## 3. Corrections of solar motionWe have considered the Sun's average motion (mentioned above), but to get the real syzygy, it is necessary to understand the circumstance of the Sun's real motion in the period of a tropical year (A'). The functions M(C) and N(C) in the Shoushi Calendar were established for this purpose. The correction of solar motion is called Richan (i.e. solar equation). According to this calendar, M(C) and N(C) are defined as
where C is named as Chuxian or Moxian, and the unit of the values is the degree (but the Shoushi Calendar takes the circle as , so at that time 1 degree equals to now). The parameter t, days from the mean syzygy to the Winter Solstice just before it (t A'), is reckoned by A tropical year (A') was divided into two parts, Yingli (0 t 0.5A', expanding area in one period) and Suoli (0.5A' t A', contracting area in one period). In this paper, the solar corrective function is T(t), which was defined by the calendar (the unit is degree), From Fig. 1, the plot of T(t) resembles that of a trigonometric function. The amplitude is . The t represents the days from the beginning of the tropical year. When t 0 (Winter Solstice), 0.5A' (Summer Solstice), A' (Winter Solstice), T(t) 0, the Sun is at its mean position, and there are no fluctuations. When t , T(t) (maximum); when t , T(t) (minimum).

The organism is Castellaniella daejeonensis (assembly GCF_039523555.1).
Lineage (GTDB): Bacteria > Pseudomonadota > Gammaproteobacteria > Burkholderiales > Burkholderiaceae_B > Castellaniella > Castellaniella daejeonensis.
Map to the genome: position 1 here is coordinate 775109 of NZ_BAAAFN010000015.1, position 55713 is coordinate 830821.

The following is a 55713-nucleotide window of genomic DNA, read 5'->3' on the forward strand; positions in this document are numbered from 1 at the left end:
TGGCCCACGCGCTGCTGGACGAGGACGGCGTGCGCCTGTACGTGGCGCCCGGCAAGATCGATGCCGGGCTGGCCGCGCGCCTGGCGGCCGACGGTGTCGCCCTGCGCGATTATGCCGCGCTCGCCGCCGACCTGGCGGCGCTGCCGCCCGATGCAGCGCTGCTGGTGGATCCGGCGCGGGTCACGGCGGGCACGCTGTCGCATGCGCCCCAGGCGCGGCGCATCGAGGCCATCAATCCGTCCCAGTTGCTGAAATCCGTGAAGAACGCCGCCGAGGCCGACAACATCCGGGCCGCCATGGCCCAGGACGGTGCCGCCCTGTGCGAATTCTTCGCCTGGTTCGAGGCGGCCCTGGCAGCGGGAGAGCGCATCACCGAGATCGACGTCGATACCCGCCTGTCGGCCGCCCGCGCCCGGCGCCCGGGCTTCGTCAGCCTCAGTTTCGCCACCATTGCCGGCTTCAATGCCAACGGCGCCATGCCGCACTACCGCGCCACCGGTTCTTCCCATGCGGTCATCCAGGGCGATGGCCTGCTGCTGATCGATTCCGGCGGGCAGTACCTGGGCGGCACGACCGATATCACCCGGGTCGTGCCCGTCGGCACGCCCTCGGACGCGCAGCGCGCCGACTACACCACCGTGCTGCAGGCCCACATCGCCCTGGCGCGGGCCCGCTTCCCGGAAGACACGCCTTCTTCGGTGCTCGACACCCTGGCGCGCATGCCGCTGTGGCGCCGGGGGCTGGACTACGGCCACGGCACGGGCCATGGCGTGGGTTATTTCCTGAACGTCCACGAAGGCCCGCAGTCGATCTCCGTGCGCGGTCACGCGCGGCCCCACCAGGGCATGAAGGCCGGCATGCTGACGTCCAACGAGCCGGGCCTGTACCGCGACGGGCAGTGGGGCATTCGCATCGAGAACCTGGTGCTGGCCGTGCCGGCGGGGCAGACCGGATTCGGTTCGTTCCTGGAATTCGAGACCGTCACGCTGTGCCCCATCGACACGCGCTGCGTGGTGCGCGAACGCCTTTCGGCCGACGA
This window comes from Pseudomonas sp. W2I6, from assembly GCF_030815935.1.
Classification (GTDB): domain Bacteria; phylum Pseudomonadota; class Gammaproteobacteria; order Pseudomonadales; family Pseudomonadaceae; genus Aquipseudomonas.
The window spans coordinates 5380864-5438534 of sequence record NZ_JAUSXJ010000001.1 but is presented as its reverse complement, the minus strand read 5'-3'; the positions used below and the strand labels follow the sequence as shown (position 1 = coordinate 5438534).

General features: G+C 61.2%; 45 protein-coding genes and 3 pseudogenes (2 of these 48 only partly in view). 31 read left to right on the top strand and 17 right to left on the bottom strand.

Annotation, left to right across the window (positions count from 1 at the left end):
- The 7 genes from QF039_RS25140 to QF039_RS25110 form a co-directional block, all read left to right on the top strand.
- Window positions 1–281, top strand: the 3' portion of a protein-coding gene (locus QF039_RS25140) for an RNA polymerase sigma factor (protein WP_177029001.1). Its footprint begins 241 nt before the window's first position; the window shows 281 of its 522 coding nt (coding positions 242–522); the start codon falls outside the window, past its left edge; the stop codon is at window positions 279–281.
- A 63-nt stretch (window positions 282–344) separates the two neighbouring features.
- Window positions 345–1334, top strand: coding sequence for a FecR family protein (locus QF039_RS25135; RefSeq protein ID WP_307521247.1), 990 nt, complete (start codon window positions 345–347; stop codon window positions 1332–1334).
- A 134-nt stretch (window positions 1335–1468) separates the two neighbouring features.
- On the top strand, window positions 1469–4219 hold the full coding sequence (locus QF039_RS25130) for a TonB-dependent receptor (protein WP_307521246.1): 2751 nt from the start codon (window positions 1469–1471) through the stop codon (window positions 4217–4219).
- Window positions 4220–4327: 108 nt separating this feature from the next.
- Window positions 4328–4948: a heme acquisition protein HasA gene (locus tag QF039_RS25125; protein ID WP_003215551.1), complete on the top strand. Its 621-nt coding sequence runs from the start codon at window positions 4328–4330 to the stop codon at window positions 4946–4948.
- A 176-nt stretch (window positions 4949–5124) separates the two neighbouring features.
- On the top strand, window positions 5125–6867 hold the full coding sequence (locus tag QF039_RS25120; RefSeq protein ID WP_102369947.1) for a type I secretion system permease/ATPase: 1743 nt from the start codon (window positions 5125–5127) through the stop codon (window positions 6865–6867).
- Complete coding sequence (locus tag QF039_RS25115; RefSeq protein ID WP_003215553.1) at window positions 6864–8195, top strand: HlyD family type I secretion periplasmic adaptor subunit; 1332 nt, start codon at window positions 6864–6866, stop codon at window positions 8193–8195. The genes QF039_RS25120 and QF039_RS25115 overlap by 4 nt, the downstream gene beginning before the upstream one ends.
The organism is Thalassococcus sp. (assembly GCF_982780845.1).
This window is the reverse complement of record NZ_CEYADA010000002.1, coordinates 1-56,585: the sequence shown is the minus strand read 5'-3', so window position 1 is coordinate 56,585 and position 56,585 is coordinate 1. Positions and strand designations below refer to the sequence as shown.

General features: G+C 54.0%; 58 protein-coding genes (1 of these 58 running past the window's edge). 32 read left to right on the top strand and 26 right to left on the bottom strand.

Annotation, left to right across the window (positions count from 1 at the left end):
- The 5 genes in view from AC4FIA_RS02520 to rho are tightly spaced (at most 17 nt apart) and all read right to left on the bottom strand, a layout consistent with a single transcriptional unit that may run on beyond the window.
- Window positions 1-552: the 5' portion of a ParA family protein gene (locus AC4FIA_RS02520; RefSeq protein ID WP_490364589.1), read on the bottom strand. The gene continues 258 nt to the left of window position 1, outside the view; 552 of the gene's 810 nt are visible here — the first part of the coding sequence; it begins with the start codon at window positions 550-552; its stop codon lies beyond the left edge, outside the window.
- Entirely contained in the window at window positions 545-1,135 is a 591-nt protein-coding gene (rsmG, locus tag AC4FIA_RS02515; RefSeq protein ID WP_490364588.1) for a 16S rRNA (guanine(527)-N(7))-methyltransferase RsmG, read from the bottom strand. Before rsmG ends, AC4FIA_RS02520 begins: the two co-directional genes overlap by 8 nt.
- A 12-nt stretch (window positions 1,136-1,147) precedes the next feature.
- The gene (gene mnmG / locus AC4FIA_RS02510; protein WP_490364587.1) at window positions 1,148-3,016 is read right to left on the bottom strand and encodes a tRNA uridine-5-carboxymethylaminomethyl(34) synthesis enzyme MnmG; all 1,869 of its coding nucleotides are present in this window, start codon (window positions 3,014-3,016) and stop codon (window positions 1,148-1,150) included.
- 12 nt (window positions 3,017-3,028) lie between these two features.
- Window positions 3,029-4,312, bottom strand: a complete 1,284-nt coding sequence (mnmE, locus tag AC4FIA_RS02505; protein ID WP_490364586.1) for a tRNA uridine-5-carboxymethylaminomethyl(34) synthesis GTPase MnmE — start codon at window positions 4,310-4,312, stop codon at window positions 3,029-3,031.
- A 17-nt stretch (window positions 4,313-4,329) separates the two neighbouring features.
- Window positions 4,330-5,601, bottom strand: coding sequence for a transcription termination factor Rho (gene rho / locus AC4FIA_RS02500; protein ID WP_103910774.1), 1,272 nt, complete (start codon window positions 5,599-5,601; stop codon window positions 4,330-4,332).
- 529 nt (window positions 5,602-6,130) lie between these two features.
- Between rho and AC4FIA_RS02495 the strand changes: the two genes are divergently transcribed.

Eq. (4) is roughly the same as Newcomb's solar motion theory (1898). According to our earlier work on Newcomb's Tables of the Sun (Li and Xu 1995), the fluctuations () of the solar longitude are collected to compare with T(t). All of them include the equation of the center (period of year and half year) and the main nutation term (period of 18.6 year). Due to this consideration, we give the main solar longitude fluctuation of the epoch (from Winter Solstice of 1280, Nov. 14, , E zone time) within one tropical year: where t is the same as that in T(t), the unit of T'(t) is the degree of Shoushi. Fig. 1 shows both functions of T(t) and T'(t). Comparing them, the two models are in reasonable correspondence, almost the same amplitude and phase angle. According to the Shoushi Calendar, the formulae T(t) applied then by ancient Chinese astronomers in the 13th century approximately represents the real motions of the Sun. © European Southern Observatory (ESO) 1998 Online publication: March 30, 1998 |